Agile strategy

How can competitive advantages be continuously renewed for future profitable growth?

The average lifespan of companies continues to decline. For companies in the S&P 500 Index, for example, it has fallen from more than 30 years in the 1970s to 15-20 years now. Staying ahead of the competition is becoming increasingly difficult. The increasing speed of technological developments, local and global interdependencies, changes and crises, and the effects of climate change are creating a world that is increasingly risky, volatile, uncertain, complex and ambiguous. Securing one's competitive advantage, and thus sustained competitiveness and profitable growth, is thus one of the greatest challenges facing managers. Companies in the 21st century must be able to continuously adapt their business model and their competitive advantages to new changes by means of suitable strategic initiatives.

88% of strategy leaders confirm that implementing strategic initiatives is important or very important to their companies' competitiveness, yet 50-90% of all strategic initiatives fail!

The Economist Intelligence Unit, 2013; Candido & Santos, Journal of Management & Organization, 2015.

Yet most strategic initiatives to renew the competitive position fail. This is because classic strategy processes no longer meet the requirements of today's increasingly complex and uncertain environment. They typically run in elaborate 1- to 5-year cycles with annual budget planning. While companies try to counteract this with agile project organization, this is not sufficient to also carry out strategic development. Here, agile is worked in the system, but not on the system. This leads to numerous management problems such as:  

  • Too many projects without relevant impact
  • Lack of or incorrect resource/budget allocation
  • Missed opportunities and risks due to lack of agile decision-making capabilities

Agile strategy: strategic thinking instead of strategic planning

"Strategy, as we know it, is dead" claims management thinker Rita McGrath in her book "The end of competitive advantage". In fact, the change from strategic planning to an agile strategy process is overdue. Outdated models of strategic planning must be expanded to include new strategic approaches that take into account the requirements of the "new world". To be successful today, an agile strategy process is required for the continuous development and implementation of new competitive advantages.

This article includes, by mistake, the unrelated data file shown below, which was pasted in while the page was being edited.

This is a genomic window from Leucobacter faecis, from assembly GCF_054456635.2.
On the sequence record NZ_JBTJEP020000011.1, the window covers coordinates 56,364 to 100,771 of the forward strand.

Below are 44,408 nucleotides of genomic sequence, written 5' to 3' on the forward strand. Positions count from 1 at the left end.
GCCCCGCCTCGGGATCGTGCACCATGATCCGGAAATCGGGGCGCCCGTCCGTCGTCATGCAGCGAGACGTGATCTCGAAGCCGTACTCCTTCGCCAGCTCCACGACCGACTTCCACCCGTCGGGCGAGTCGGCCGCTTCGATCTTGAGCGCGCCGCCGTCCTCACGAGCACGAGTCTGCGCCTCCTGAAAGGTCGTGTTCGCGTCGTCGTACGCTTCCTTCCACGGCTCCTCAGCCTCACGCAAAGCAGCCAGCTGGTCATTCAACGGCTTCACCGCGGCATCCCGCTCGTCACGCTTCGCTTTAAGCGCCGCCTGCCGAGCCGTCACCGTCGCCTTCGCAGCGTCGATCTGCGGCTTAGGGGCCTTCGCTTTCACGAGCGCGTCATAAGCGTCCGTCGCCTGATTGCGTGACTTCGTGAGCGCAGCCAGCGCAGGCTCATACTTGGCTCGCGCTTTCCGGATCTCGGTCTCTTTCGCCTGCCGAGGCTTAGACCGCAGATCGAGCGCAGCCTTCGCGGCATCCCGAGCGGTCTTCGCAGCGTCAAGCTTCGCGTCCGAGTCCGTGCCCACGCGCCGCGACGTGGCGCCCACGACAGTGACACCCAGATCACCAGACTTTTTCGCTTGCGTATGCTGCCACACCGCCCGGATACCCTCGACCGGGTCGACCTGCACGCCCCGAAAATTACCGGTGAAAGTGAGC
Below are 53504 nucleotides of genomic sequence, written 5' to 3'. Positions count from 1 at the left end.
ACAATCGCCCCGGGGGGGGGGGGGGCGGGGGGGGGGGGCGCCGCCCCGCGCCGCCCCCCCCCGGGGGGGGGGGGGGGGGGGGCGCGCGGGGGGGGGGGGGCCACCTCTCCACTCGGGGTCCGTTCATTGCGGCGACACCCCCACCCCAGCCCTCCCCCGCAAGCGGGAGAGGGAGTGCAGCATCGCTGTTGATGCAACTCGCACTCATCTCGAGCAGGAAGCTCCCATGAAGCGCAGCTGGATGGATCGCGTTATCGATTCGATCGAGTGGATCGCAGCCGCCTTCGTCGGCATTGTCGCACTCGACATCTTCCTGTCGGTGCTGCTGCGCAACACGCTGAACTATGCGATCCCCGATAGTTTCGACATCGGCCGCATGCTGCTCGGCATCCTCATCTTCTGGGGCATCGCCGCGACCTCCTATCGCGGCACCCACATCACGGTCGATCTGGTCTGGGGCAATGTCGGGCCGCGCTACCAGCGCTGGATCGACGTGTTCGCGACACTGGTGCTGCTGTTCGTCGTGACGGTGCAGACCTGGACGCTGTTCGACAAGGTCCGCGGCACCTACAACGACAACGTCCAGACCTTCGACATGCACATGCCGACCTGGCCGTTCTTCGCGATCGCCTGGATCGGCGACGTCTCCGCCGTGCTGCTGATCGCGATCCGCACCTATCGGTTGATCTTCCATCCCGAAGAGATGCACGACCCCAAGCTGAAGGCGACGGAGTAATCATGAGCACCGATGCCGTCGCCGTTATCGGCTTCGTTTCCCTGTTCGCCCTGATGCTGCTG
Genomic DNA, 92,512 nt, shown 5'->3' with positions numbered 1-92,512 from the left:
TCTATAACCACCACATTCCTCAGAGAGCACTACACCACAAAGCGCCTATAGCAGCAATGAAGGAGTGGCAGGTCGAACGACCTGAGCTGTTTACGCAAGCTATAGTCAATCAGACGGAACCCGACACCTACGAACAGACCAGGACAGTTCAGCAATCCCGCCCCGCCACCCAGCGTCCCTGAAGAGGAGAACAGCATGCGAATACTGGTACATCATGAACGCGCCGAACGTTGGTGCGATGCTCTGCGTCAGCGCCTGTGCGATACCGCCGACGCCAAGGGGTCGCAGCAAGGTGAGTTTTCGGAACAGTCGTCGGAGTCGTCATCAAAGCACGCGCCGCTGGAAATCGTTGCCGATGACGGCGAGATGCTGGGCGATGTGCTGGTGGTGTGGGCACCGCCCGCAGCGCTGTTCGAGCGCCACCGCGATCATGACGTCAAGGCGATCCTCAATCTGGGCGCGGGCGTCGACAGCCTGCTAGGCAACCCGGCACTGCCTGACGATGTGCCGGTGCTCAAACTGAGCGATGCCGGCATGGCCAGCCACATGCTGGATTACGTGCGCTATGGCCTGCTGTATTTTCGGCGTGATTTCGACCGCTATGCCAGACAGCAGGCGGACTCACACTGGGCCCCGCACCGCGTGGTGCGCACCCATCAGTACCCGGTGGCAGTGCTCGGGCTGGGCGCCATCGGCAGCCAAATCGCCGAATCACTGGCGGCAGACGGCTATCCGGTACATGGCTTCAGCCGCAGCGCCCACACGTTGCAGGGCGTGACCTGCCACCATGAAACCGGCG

Image title: Strategy development over the decades
Source: venture.idea

This can only succeed if strategy is no longer understood merely as analytical planning, but as a creative synthesis that can take place anywhere in the company.

Strategic planning was originally developed to provide managers and employees in organizations with a step-by-step plan to properly execute the conceived strategy. In dynamic environments, however, it is far more effective to align the organization to a vision or end point - and have the possible paths to get there defined at the point where the relevant information lies. This is the difference between strategic planning (analysis) and strategic thinking (synthesis) and links agile bottom-up processes with strategic top-down planning. 

Within this framework, it must be ensured that all relevant strategic options are always available and prioritized. Since these can no longer be taken up purely opportunistically with increasing complexity, speed and volatility in the market, this requires processes and methods for the systematic identification, iterative development and rapid validation of strategic options. In short: strategy development must become more agile and more systematic at the same time!

Strategic framework and process for agile strategy development

In order to enable established companies to develop an agile strategy, venture.idea developed the appropriate processes and methods in many years of practical work and research. Many proven tools and methods from the field of innovation were applied - because many innovation processes are already designed to deal with great uncertainty and volatility. And it is precisely in such a dynamic environment that strategy work must take place today. This must continuously and systematically identify strategic opportunities, develop them iteratively and validate them efficiently. Depending on the organization, this portfolio can be filled from within the entire company, by strategy and innovation units, or by external partners. An agile control system then allows the derived projects and initiatives to be continuously evaluated, prioritized and resources allocated. In this way, companies can continuously review their strategic orientation and align it with the changing framework conditions in an agile manner.


Image title: Agile strategy process
Source: venture.idea

Venture.idea supports companies not only in setting up the agile control system, but also with methodical support and content development of an agile strategy with a portfolio of relevant strategic opportunities for the future goal achievement of the company.  

"Thanks to the agile portfolio strategy, we always remain capable of acting even in an increasingly fast-paced and complex environment"
Timo Emmert, Commercial Director / Authorized Representative E-Commerce, MediaMarktSaturn
If you have any questions or want to learn more about this topic, feel free to let us exchange directly:

Lucas Sauberschwarz

Managing Partner
Expert in the field
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